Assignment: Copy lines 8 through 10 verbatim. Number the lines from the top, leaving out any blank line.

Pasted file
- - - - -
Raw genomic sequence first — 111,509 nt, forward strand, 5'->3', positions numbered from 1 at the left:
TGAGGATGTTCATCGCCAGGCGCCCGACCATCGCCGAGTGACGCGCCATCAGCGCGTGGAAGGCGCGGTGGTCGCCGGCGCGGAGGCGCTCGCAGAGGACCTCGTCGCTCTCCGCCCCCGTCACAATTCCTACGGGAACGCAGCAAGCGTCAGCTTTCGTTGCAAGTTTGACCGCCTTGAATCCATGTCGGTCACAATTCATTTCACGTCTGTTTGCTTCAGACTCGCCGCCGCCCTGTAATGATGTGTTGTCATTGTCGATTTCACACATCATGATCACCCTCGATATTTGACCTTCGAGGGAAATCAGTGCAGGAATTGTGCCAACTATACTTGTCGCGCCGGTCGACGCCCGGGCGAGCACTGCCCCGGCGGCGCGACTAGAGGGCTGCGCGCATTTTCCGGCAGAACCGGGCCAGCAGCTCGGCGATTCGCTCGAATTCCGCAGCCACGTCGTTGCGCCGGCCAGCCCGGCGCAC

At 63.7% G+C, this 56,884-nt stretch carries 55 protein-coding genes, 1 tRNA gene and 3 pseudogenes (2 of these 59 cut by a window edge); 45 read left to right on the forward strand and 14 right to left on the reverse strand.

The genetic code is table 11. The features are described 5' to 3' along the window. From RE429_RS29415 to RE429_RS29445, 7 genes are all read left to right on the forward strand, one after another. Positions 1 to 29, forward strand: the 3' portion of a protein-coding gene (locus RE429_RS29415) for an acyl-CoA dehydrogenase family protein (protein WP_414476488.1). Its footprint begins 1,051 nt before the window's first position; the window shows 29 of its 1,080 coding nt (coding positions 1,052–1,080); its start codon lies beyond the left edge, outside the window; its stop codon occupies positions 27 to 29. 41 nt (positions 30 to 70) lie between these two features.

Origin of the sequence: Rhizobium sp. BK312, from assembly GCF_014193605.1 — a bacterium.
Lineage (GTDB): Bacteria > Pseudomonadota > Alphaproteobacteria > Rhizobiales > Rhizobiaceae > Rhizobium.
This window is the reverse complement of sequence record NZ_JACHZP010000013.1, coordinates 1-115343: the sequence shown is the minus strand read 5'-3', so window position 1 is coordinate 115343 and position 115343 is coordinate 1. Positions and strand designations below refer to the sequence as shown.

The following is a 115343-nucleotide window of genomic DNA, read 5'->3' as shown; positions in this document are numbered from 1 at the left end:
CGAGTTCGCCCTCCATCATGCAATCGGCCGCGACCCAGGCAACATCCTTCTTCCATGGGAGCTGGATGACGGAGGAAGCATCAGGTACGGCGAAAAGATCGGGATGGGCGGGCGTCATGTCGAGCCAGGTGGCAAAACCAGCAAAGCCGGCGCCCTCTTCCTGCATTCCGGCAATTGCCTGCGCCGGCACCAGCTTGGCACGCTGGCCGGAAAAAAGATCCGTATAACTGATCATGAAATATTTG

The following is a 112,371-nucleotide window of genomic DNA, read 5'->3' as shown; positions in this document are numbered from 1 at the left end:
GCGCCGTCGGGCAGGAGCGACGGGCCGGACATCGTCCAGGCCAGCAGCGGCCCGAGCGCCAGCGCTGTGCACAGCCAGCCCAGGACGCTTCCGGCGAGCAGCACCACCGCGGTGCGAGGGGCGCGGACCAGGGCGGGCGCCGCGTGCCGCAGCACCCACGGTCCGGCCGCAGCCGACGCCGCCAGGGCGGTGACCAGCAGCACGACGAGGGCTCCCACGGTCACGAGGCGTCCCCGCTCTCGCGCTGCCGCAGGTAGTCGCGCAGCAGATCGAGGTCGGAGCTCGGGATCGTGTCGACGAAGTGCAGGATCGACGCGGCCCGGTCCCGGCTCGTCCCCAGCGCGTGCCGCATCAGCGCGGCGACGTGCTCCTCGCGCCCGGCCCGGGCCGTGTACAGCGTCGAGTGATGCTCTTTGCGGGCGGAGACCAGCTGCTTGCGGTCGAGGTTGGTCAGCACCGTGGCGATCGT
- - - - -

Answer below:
The following is a 115343-nucleotide window of genomic DNA, read 5'->3' as shown; positions in this document are numbered from 1 at the left end:
CGAGTTCGCCCTCCATCATGCAATCGGCCGCGACCCAGGCAACATCCTTCTTCCATGGGAGCTGGATGACGGAGGAAGCATCAGGTACGGCGAAAAGATCGGGATGGGCGGGCGTCATGTCGAGCCAGGTGGCAAAACCAGCAAAGCCGGCGCCCTCTTCCTGCATTCCGGCAATTGCCTGCGCCGGCACCAGCTTGGCACGCTGGCCGGAAAAAAGATCCGTATAACTGATCATGAAATATTTG

The following is a 112,371-nucleotide window of genomic DNA, read 5'->3' as shown; positions in this document are numbered from 1 at the left end: